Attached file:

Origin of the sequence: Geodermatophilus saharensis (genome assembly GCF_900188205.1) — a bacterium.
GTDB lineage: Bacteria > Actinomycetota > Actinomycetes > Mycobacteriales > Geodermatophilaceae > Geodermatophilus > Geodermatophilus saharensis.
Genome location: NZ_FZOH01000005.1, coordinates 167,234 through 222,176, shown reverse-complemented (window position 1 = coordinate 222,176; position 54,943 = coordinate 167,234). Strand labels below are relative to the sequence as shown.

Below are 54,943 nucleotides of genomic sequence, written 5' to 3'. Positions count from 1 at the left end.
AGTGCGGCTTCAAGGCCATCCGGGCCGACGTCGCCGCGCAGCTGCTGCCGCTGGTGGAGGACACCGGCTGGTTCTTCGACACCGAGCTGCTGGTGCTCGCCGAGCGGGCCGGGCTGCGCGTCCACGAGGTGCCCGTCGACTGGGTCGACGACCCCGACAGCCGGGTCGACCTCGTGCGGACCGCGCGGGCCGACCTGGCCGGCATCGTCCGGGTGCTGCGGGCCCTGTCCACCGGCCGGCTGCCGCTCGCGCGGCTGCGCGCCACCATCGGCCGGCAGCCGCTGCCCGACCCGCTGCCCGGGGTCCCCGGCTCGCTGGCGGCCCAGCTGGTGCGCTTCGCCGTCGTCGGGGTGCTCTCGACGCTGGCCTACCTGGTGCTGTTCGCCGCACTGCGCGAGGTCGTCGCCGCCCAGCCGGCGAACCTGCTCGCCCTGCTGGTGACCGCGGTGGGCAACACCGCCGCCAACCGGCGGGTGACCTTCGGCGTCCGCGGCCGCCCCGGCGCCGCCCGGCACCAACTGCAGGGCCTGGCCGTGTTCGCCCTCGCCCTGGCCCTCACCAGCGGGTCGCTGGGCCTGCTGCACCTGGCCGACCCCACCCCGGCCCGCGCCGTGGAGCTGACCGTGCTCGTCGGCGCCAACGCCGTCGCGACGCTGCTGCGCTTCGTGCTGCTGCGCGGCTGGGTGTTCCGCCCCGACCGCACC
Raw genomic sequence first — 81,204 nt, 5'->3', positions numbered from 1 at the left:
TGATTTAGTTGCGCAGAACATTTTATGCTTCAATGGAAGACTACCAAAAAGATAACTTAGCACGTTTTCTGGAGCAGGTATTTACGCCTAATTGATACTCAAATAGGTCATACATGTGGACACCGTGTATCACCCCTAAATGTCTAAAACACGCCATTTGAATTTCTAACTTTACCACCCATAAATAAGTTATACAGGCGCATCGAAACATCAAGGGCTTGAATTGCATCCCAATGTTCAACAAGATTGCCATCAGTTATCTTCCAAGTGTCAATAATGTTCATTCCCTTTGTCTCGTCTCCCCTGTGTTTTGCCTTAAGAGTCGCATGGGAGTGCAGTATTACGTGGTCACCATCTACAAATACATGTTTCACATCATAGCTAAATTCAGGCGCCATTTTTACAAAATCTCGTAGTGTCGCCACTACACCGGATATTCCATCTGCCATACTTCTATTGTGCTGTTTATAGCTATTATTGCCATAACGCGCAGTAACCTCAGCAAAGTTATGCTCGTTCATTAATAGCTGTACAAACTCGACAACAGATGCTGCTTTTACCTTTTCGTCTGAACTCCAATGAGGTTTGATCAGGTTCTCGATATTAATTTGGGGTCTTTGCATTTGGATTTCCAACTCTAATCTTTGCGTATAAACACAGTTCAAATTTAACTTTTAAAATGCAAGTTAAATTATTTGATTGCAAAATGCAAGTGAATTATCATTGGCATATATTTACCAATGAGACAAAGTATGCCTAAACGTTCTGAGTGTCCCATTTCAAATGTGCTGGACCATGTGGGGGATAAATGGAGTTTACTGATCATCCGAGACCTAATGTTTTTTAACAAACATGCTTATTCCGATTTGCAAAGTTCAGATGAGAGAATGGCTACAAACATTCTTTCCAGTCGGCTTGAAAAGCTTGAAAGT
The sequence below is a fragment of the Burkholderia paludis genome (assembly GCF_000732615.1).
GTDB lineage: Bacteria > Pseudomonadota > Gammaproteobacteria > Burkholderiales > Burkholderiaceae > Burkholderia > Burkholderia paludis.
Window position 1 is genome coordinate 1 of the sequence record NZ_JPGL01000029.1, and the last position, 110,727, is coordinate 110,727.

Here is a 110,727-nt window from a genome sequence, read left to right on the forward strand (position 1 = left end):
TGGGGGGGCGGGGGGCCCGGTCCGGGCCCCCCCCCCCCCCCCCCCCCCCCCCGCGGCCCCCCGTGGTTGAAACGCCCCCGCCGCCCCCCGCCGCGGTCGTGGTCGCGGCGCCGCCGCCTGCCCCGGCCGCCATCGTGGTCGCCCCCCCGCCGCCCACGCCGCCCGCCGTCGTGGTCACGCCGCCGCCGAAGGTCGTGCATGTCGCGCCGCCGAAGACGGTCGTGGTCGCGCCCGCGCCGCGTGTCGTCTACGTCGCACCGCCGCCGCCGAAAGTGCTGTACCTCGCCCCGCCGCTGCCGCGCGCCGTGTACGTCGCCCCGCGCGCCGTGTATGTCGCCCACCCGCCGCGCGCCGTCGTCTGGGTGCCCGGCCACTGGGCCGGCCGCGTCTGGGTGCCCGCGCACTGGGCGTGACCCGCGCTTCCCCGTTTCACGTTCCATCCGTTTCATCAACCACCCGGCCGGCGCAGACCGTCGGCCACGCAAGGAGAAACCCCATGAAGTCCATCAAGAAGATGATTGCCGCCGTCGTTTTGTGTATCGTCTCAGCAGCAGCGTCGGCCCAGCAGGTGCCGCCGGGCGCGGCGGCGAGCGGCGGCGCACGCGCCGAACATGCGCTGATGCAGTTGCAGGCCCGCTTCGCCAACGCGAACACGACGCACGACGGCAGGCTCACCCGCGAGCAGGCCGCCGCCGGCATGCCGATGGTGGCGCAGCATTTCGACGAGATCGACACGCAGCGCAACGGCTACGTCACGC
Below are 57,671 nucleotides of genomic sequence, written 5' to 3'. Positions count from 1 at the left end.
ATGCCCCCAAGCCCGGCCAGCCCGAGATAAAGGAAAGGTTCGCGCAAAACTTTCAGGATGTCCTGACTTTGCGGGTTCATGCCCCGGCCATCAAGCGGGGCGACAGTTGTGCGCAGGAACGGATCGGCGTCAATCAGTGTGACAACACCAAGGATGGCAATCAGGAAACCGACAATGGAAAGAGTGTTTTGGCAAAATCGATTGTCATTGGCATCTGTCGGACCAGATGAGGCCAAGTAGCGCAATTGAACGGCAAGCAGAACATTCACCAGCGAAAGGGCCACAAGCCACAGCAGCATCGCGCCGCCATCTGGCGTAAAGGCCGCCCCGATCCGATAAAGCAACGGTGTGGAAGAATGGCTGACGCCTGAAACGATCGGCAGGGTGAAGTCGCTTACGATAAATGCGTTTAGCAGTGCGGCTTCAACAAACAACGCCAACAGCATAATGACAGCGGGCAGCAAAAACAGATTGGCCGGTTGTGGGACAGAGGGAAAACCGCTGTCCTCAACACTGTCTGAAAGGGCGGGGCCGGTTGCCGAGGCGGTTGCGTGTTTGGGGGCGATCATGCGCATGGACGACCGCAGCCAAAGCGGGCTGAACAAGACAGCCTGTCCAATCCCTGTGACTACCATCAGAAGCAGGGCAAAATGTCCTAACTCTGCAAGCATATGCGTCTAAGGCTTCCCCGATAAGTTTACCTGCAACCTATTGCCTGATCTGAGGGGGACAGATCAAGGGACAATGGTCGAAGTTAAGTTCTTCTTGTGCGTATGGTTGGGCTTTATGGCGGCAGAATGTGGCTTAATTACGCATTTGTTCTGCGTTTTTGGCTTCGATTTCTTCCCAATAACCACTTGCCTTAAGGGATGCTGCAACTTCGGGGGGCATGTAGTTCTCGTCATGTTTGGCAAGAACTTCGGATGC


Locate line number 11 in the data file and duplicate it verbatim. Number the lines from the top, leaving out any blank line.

Here is a 110,727-nt window from a genome sequence, read left to right on the forward strand (position 1 = left end):